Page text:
WASHINGTON — President Trump’s call to slash the corporate income tax rate to 15 percent has faced resistance during private tax meetings, according to a senior White House official.

While Trump has been clear that he thinks cutting the rate, which is currently 35 percent, is essential for job creation, others have said that it’s impossible to cut it as much as he wants without adding to the federal deficit, said the official, who asked not to be identified because the discussions are private. The official didn’t specify who had raised the objections, but said administration officials have met with over 200 members of Congress as part of the effort to craft the tax bill.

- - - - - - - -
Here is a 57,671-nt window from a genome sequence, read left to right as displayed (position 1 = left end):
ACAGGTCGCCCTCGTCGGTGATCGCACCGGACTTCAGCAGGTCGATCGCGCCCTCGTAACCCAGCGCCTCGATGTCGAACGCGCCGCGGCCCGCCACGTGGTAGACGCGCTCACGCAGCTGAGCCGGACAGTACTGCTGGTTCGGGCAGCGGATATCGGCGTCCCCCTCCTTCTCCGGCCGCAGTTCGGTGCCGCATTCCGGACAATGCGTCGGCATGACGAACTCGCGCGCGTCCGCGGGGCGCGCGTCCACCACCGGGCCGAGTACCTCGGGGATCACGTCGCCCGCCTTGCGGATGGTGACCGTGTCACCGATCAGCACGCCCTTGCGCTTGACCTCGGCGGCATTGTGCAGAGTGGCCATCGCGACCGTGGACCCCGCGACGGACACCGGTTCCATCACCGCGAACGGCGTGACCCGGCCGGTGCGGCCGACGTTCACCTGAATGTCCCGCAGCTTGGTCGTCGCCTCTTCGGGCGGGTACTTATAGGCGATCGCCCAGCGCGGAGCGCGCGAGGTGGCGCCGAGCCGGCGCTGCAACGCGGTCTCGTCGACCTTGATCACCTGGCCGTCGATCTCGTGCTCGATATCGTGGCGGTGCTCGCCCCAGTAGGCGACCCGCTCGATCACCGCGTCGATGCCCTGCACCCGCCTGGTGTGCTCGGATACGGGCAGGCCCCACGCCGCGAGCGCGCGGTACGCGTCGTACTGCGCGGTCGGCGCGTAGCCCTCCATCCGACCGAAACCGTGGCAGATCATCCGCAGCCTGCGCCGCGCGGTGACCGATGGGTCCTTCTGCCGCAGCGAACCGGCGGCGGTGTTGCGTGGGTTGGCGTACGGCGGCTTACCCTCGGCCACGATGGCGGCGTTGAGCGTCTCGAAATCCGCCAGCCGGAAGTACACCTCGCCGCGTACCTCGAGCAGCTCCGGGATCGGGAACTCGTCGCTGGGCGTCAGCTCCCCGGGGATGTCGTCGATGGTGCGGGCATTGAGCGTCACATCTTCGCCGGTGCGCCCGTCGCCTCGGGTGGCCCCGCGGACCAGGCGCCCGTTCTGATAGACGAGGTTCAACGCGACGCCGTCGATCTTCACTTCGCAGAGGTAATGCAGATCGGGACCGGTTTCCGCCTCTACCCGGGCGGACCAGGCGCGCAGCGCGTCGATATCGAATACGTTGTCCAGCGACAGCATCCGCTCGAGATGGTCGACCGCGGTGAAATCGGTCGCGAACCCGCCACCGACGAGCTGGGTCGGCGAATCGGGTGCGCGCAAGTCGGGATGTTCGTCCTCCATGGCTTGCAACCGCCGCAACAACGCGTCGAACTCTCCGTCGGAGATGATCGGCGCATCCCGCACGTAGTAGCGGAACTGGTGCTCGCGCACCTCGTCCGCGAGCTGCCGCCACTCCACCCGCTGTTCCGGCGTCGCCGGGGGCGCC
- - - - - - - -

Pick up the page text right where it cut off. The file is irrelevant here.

Offering a first glimpse into closed-door sessions on tax policy between Trump’s top economic advisers and congressional leaders, the White House official said the sides have yet to agree on whether tax legislation should be “deficit-neutral.” Senate Majority Leader Mitch McConnell and House Speaker Paul Ryan have both called for such neutrality — meaning that any tax cuts would be offset either by higher revenue from other sources or by spending cuts — though some of Trump’s advisers have questioned the need for it.

Trump has promised the largest tax cut in history, including the 15 percent corporate tax rate, which would be also be extended to partnerships, limited liability companies and other so-called “pass-through” entities. House Republican leaders, including Ryan, have proposed a 20 percent corporate tax rate and a 25 percent rate for pass-throughs.

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